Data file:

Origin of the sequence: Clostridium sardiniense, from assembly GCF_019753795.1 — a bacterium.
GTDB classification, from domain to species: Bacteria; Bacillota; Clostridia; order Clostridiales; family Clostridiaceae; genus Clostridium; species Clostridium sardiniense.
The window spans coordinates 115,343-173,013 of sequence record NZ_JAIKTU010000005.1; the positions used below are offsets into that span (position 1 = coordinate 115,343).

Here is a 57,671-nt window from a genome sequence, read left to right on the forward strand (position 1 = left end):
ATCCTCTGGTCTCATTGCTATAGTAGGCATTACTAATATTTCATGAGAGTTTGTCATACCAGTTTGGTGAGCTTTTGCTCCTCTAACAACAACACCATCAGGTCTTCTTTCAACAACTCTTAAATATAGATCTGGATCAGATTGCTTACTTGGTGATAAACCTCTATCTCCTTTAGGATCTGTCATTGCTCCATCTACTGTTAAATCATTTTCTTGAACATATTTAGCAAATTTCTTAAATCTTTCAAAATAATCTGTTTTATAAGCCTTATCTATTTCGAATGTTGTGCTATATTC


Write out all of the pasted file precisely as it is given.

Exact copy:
Origin of the sequence: Clostridium sardiniense, from assembly GCF_019753795.1 — a bacterium.
GTDB classification, from domain to species: Bacteria; Bacillota; Clostridia; order Clostridiales; family Clostridiaceae; genus Clostridium; species Clostridium sardiniense.
The window spans coordinates 115,343-173,013 of sequence record NZ_JAIKTU010000005.1; the positions used below are offsets into that span (position 1 = coordinate 115,343).

Here is a 57,671-nt window from a genome sequence, read left to right on the forward strand (position 1 = left end):
ATCCTCTGGTCTCATTGCTATAGTAGGCATTACTAATATTTCATGAGAGTTTGTCATACCAGTTTGGTGAGCTTTTGCTCCTCTAACAACAACACCATCAGGTCTTCTTTCAACAACTCTTAAATATAGATCTGGATCAGATTGCTTACTTGGTGATAAACCTCTATCTCCTTTAGGATCTGTCATTGCTCCATCTACTGTTAAATCATTTTCTTGAACATATTTAGCAAATTTCTTAAATCTTTCAAAATAATCTGTTTTATAAGCCTTATCTATTTCGAATGTTGTGCTATATTC